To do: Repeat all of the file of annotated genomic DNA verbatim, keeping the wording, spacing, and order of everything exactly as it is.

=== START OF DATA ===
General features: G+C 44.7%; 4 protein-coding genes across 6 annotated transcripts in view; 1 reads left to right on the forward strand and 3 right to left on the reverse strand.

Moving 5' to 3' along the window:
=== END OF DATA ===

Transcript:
General features: G+C 44.7%; 4 protein-coding genes across 6 annotated transcripts in view; 1 reads left to right on the forward strand and 3 right to left on the reverse strand.

Moving 5' to 3' along the window: